1:05:07Despite the fact that the brain is full of them, glial cells don't get much attention from neuroscientists. The traditional view of these non-neurons is that they are supportive cells---there to silently help neurons do what they need to do. On this episode we start by describing this traditional view, including types of glial cells and their roles. Then we get into the more interesting stuff. How do glia communicate with each other and with neurons? Turns out there are many chemical messages that get sent between these different cell types, including via the energy molecule ATP! We then talk about the ways in which these messages impact neurons and reasons why the role of glia may be hard for neuroscientists to see. In particular, glia seem to have a lot to say about the birth and control of synapses, making them important for scientists interested in learning. Finally we cover some of the diseases related to glia, such as multiple sclerosis and (surprisingly) depression. Throughout, we ask if glia are important for computation, and relatedly, how the hell do we define computation? Also Grace is weirded out that glia are everywhere but nobody is talking about (or drawing) them.
E42: Learning Rules, Biological vs. Artificial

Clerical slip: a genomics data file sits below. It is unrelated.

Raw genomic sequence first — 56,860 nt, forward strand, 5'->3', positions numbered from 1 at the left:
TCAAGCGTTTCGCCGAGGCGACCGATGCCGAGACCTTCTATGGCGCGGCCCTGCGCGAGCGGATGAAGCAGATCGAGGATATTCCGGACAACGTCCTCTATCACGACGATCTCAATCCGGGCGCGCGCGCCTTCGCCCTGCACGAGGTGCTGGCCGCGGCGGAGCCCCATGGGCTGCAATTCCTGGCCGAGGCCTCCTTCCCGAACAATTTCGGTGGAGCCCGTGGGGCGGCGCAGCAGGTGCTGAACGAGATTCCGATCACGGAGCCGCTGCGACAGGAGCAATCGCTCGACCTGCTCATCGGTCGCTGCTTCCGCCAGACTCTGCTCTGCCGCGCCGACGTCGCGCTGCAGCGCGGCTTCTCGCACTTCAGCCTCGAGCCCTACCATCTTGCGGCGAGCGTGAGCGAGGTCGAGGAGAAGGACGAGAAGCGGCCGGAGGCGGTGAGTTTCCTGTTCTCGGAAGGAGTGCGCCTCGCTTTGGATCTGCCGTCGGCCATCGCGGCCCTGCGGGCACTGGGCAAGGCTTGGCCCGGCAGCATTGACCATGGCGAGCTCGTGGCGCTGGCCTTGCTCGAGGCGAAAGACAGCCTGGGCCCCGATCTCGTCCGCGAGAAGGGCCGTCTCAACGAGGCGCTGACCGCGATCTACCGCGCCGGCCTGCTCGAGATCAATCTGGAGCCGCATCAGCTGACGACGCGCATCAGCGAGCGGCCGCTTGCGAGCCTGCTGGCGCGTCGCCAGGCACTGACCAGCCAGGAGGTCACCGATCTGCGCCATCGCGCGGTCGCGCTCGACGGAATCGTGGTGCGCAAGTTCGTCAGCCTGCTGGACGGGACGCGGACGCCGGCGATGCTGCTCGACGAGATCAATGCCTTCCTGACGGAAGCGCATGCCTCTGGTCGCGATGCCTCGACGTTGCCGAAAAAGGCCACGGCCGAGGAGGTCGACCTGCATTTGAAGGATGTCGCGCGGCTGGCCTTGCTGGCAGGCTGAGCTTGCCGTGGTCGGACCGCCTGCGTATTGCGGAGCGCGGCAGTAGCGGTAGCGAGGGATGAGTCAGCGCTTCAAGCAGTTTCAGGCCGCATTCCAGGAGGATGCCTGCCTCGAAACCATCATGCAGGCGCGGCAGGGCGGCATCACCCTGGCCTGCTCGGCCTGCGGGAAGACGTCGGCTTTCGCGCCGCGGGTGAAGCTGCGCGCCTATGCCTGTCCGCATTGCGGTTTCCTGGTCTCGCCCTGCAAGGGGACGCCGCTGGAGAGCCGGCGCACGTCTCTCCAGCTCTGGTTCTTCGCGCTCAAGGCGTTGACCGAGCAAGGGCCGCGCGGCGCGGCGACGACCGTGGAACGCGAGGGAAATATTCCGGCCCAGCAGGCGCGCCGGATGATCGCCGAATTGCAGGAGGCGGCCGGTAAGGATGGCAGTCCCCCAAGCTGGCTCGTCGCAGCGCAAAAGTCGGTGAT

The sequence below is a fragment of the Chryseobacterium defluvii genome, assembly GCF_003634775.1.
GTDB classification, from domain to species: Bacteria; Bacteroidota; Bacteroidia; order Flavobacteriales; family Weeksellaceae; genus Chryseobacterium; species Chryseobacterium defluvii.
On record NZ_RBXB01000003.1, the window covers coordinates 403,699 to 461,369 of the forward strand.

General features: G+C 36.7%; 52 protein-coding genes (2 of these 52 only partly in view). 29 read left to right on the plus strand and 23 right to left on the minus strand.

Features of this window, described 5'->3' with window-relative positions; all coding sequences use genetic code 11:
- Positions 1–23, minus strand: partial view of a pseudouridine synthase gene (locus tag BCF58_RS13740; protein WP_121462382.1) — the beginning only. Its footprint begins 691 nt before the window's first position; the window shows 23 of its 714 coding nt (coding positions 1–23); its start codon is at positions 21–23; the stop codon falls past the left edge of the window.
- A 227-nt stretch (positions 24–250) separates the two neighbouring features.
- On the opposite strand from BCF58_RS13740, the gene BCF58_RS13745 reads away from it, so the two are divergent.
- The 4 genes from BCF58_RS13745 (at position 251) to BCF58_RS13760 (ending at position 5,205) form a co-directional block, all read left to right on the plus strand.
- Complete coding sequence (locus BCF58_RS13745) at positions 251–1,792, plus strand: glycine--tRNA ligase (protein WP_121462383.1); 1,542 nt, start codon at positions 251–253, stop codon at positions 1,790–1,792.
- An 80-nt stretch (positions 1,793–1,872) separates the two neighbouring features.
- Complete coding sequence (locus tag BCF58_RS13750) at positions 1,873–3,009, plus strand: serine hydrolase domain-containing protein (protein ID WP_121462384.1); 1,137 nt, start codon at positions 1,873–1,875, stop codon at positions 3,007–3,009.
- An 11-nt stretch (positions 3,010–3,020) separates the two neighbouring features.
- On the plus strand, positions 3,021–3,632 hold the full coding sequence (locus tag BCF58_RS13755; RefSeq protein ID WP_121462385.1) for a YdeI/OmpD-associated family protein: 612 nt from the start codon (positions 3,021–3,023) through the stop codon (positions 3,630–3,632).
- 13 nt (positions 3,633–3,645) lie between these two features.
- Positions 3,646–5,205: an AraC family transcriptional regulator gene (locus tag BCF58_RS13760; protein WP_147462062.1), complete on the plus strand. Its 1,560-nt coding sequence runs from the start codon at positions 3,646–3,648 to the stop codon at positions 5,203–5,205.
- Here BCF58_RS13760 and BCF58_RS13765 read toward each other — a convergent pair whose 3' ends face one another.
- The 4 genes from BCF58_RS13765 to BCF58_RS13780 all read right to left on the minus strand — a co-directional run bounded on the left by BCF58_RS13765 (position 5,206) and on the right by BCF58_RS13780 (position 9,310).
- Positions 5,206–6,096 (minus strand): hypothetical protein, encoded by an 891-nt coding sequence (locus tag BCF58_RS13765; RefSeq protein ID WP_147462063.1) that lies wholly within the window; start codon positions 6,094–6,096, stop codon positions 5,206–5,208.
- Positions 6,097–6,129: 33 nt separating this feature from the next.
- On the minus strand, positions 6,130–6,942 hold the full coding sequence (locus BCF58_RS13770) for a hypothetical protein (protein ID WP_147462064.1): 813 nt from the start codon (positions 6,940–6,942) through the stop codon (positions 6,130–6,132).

1:02:30For decades, neuroscientists have explored the ways in which neurons update and control the strength of their connections. For slightly fewer decades, machine learning researchers have been developing ways to train the connections between artificial neurons in their networks. The former endeavour shows us what happens in the brain and the latter shows us what's actually needed to make a system that works. Unfortunately, these two research directions have not settled on the same rules of learning. In this episode we will talk about the attempts to make artificial learning rules more biologically plausible in order to understand how the brain is capable of the powerful learning that it is. In particular, we focus on different models of biologically-plausible backpropagation---the standard method of training artificial neural networks. We start by explaining both backpropagation and biological learning rules (such as spike time dependent plasticity) and the ways in which the two differ. We then describe four different models that tackle how backpropagation could be done by the brain. Throughout, we talk dendrites and cell types and the role of other biological bits and bobs, and ask "should we actually expect to see backprop in the brain?". We end by discussing which of the four options we liked most and why!